June 23: Until now, the maximum time given for a developer to establish a solar energy project was 15 months. Latest reports say that the government have decided to increase the 15-month time period to 2 years. This, in turn, is likely to result in competitive tariffs.
According to a report, on June 14, 2018, the Ministry of Power had modified the strategies in regard to the tariff-based competitive bidding process for procurement of power grid connected solar PV power projects. The amendments made were in association with the extension of the time period provided for establishing solar projects, it said.
As per the latest amendments, the developers get a time span of 24 months from the date of signing the Power Purchase Agreement to establish solar projects of 250 MW. The time span for commissioning projects of capacities below 250 MW is increased to 21 months from the earlier time frame of 13 months after the signing the PPA.
The amended rules will not be relevant for those projects which are already bid out or for the ones which are under any stages of execution. The state authorities are also expected to take up similar timelines for all the upcoming projects.
With the new amendments, the time period to achieve financial closure also increases. The 7 month time period is increased to 1 year which enables the solar power generators to take a year to gain funds after signing the PPA.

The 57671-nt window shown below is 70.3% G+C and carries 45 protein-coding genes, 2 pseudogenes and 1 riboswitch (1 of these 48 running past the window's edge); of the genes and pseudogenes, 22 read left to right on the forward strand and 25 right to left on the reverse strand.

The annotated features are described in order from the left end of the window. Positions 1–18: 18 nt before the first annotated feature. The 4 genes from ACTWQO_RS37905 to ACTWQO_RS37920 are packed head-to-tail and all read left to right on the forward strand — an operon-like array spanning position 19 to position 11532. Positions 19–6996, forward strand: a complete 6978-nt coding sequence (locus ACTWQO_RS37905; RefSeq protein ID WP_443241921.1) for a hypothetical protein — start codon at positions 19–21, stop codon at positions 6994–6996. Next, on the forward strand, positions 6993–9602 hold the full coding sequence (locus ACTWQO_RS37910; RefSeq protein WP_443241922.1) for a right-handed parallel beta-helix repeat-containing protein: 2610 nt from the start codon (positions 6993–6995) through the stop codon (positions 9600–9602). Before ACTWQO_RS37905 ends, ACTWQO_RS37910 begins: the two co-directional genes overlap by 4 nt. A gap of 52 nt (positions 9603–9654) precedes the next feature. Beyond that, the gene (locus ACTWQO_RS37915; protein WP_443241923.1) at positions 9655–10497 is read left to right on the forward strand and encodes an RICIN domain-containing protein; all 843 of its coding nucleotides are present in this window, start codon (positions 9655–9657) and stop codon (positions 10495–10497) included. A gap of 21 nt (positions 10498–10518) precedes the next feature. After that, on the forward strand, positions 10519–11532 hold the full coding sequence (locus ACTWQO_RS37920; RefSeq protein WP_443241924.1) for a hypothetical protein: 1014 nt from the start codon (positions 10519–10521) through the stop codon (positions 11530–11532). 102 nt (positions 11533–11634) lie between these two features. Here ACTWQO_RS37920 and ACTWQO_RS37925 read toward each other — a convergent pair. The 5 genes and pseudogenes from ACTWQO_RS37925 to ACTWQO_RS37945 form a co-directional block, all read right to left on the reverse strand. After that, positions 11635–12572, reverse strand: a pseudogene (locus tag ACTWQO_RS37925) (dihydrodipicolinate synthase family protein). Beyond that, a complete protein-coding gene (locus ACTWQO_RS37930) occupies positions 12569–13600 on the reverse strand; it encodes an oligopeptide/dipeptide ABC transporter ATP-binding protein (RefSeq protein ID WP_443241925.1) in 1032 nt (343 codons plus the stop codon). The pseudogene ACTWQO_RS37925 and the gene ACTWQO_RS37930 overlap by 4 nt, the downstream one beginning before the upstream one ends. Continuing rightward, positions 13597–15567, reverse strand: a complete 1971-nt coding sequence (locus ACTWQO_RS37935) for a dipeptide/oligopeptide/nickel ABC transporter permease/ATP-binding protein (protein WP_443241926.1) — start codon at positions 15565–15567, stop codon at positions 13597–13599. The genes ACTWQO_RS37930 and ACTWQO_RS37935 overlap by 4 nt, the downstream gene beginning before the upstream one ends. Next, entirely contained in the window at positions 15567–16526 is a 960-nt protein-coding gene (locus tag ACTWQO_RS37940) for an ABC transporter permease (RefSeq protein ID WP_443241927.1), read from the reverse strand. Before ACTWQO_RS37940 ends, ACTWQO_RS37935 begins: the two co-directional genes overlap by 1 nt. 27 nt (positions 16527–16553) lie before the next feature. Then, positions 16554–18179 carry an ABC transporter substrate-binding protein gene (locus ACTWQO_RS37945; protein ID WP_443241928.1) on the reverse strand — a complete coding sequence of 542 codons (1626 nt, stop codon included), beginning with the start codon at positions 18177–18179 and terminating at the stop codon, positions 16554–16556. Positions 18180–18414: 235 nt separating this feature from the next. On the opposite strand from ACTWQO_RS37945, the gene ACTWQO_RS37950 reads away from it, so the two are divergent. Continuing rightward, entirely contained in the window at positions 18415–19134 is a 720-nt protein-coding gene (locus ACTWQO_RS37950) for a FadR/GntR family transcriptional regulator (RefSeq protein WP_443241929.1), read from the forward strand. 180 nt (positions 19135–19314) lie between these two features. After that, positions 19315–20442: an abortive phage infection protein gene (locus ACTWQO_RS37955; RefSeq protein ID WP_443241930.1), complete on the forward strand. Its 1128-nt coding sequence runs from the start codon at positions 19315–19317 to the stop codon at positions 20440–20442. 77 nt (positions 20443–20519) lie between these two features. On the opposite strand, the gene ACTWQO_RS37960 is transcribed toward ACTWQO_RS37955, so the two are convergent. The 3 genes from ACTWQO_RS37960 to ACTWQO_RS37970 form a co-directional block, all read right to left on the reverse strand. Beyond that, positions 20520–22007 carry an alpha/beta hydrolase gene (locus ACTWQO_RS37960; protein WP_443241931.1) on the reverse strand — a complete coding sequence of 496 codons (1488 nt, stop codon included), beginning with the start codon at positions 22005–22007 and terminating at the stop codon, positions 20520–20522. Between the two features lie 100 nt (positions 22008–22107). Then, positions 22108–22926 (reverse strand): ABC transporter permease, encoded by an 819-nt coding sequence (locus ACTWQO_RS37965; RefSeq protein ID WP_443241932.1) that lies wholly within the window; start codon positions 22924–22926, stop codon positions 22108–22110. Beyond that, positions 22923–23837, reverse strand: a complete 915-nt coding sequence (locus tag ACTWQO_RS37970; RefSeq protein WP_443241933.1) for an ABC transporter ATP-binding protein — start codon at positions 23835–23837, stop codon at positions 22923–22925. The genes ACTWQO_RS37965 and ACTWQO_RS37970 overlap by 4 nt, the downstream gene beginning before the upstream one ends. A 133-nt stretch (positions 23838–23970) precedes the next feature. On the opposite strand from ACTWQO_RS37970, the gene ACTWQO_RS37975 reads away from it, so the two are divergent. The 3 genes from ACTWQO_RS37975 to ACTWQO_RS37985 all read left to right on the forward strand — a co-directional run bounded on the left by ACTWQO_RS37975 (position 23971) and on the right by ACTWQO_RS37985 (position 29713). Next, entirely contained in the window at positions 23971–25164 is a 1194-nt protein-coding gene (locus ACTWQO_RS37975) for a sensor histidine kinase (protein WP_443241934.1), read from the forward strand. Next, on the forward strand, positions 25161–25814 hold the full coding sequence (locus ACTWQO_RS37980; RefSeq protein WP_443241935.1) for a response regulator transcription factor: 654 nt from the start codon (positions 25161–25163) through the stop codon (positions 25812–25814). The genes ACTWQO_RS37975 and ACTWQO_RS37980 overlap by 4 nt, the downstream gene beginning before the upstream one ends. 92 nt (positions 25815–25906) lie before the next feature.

The upgraded rules give a new provision for the developers, which is if for any reason, the time period for achieving financial closure needs to be kept smaller than that provided in the guidelines, the buyer, with whom solar developer ink PPA, can do the same.
Apart from these, the amended rules have stretched the deadline of 7 months for 100 per cent land acquisition to 1 year.
Solar Power Developers Association (SPDA), in a submission to the Ministry of New and Renewable Energy had pointed out that the delay in land acquisition and authorized approval for land acquisition had held back the developers from establishing the solar projects on time. Apart from this, the developers also face issues like delay in supply of equipment including electric system. By year 2022, India targets to establish 100 GW solar power capabilities in the country.